You know when you hear a song and it just resonates with you. Like the lyrics say something that either, puts into words an emotion or thought you couldn’t find the words for; or calls you out on something?
I had one of those moments the other day. I’m a music whore. What I mean by that is that I listen to all music: I don’t discriminate based on genre, artist, or time period when it was released. If I like it, I like it. Well, to be fair, my only real requirement is that there’s lyrics: no classical for me please.
One of the songs I’ve been obsessed with is Caylee Hammack’s “Small Town Hypocrite.” But, fuck. Those lyrics hit a little closer to home than I want to admit.
Except, I’m obviously I’m admitting it…
If you haven’t heard the song, you should find it and listen, but the lyrics tell the story of a small town kid who felt like an outsider, and gave up everything to fit into the mold she thought she needed to for a boy she liked: she gave up college, she lived with him for seven years without a commitment, he moved in with another lady and her kids. The chorus talks about how they said they’d be running the town, but he was running around and now she’s a small town hypocrite.
I was that kid. I mean, I didn’t give up college, but I always felt like an outsider, and often still do. I gave up on things, took criticism to fit into a mold I thought I had to fit into to make people like me, to feel like I was worthy of the boy who I thought was the boy.
I also often feel like a hypocrite now. The bridge says, “Now I’m just a small town hypocrite, bitching about the bridges I burned, the trains I didn’t catch.”
I don’t bitch about it…per say…to people in my life…most of the time. But sometimes I feel like I made the wrong choices. Like I’m stuck in a small town that could be the sister to the one I grew up in. Like I’m no better than someone who chose not to leave, to grow, to experience life.
As a teacher, I often encourage my students to leave town for at least a year: even if they don’t go to college. To live in a different place, to see different cultures, people. To travel, to explore.
I’m not saying I didn’t do those things: I went to college in two different towns, one in a different state, and didn’t move back to my hometown even though there was an opportunity to do so.
But….but. But I always said I was going to get out. I said I was leaving my hometown, and living differently. I pictured moving somewhere like New York City, and building a fairy tale life so far removed from my hometown. Away from small town gossip, the same families I’d known my whole life, from summer tourist season, pettiness, restlessness.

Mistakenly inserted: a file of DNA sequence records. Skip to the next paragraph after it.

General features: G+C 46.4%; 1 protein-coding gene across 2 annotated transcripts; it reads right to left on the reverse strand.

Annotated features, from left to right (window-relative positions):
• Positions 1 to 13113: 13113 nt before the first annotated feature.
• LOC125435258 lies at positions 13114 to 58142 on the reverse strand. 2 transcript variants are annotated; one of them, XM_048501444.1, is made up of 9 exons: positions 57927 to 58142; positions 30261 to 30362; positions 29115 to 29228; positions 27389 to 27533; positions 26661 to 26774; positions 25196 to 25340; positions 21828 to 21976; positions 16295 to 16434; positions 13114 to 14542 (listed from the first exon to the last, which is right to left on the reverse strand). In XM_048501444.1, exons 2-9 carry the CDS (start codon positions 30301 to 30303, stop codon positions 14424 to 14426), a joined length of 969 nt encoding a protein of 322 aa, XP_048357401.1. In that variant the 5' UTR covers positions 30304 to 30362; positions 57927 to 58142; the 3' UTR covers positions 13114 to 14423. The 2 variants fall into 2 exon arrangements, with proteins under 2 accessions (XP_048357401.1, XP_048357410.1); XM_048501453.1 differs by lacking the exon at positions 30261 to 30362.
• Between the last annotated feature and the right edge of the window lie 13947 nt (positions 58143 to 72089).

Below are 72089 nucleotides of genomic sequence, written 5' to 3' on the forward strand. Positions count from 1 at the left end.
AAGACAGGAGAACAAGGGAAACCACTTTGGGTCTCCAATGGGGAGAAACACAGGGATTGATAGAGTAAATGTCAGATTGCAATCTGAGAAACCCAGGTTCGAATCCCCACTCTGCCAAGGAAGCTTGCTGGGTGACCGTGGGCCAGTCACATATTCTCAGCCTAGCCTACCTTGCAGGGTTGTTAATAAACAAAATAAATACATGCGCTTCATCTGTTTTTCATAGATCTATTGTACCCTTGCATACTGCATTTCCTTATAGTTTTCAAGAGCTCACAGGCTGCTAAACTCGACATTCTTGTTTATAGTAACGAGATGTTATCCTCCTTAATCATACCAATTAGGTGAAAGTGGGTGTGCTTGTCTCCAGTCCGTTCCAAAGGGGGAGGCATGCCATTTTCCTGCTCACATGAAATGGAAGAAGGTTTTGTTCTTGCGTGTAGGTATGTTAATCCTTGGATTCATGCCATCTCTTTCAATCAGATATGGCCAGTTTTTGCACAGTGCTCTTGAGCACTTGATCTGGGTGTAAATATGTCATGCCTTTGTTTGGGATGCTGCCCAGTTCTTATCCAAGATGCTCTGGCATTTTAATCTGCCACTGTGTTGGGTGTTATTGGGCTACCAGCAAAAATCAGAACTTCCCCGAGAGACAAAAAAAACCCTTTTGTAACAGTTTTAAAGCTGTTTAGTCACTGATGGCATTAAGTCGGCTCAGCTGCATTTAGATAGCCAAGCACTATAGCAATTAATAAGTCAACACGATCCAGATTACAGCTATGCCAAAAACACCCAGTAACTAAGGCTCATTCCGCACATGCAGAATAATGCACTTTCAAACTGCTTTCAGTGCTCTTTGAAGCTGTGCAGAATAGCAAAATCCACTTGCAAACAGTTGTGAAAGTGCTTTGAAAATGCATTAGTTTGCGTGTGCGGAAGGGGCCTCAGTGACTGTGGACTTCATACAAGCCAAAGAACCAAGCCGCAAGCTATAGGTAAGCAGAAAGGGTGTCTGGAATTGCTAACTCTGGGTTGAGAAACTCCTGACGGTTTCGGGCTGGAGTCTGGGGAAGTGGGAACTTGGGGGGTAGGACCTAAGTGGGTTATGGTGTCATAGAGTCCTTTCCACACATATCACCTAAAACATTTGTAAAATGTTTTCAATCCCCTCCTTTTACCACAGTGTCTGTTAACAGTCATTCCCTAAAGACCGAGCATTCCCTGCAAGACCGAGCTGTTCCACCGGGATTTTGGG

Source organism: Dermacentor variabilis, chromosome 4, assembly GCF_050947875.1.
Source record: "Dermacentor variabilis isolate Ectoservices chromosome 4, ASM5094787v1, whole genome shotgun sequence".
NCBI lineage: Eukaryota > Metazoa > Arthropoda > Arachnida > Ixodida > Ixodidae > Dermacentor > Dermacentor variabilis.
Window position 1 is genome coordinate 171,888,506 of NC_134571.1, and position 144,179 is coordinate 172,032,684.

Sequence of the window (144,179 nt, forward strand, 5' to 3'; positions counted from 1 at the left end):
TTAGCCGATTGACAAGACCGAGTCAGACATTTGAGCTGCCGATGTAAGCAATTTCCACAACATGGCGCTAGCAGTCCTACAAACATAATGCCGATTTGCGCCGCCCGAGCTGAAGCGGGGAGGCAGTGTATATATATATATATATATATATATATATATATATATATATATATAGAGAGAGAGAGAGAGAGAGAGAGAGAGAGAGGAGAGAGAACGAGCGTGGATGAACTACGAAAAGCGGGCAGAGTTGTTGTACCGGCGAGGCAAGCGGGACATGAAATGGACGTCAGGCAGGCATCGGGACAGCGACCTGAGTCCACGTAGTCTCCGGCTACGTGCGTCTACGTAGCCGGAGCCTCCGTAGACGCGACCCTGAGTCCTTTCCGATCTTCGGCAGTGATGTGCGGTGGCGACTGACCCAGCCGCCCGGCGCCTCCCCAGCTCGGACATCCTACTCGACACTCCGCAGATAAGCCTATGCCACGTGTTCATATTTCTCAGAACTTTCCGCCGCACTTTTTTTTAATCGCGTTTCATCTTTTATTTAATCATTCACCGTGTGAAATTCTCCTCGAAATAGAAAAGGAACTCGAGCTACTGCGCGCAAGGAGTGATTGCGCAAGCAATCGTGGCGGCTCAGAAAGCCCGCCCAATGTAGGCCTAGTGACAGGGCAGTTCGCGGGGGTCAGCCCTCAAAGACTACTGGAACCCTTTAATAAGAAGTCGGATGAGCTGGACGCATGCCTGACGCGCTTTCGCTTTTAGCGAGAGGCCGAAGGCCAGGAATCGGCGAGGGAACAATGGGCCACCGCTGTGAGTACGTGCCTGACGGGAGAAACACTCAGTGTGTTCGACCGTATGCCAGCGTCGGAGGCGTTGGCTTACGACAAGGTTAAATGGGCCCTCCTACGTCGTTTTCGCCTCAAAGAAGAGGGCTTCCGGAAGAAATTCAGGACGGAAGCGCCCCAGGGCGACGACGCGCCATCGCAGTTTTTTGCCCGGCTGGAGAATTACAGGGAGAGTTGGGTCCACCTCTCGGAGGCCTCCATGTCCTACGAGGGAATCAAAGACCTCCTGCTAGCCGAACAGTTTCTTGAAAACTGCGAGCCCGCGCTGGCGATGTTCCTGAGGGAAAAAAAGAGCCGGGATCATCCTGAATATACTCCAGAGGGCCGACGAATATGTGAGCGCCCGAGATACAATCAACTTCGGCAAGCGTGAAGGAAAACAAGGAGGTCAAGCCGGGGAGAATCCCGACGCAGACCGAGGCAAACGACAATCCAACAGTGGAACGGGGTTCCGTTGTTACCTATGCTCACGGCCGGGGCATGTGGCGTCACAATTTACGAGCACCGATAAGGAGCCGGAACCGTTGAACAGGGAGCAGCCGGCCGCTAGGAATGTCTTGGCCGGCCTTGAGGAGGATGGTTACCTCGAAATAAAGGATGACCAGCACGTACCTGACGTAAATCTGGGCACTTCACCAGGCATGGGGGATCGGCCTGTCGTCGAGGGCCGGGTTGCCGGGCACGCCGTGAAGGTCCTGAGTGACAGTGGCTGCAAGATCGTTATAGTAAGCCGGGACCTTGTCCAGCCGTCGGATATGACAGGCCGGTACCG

Instead, I married a South Dakotan boy, moved to a small town that just has different last names, had babies and settled into this small town life.
Part of me knows that life in a city wouldn’t be ideal for raising kids. Part of me thinks it might be better.
I had a conversation with one of my favorite people from high school this past weekend. After he graduated college, he did move to New York. He lives within walking distance of Broadway, and works at a huge bookstore. Sounds pretty fucking good to me.
I’m not sure where I was going with that…except that the conversation made me jealous. I know I made my choices, and I can’t imagine trying to teach somewhere other than the Midwest.
But…I feel hypocritical. I feel hypocritical when I tell my kids to go explore, when my version of exploring was to go to a college in Western Nebraska that had college-aged versions of the people I had grown up with, and then the other side of South Dakota. I’ve traveled, sure, but not to live anywhere other than the Midwest.
The greasy, churning gut, feeling of hypocrisy is in large part because I made these choices. I talk a big game for someone who has hardly left their comfort zone. I give this advice, but it’s not who I was, or am.
I tell my students to not change to fit into the small town ideals if that’s not who they are…but I did. I tell my students who you are in high school isn’t who you have to be…which I do maintain, but I also find myself falling back on old habits in my new-to-me small town: over-worrying about appearance, trying to match style choices, biting my tongue, trying to make myself small, because my big personality and voice make me a target of discussion. Not speaking out on things I believe in, or am passionate about because God forbid someone know that I’m not like everyone else.
I guess, I’m just a small town hypocrite who just doesn’t want to fucking be one.
Or…maybe I’m just a whiny millennial who overthinks everything, and is such a type four that I make myself out to be an outsider to make myself believe I’m unique.
Oof. I mean…I love the song…but I feel targeted by my own thoughts right now.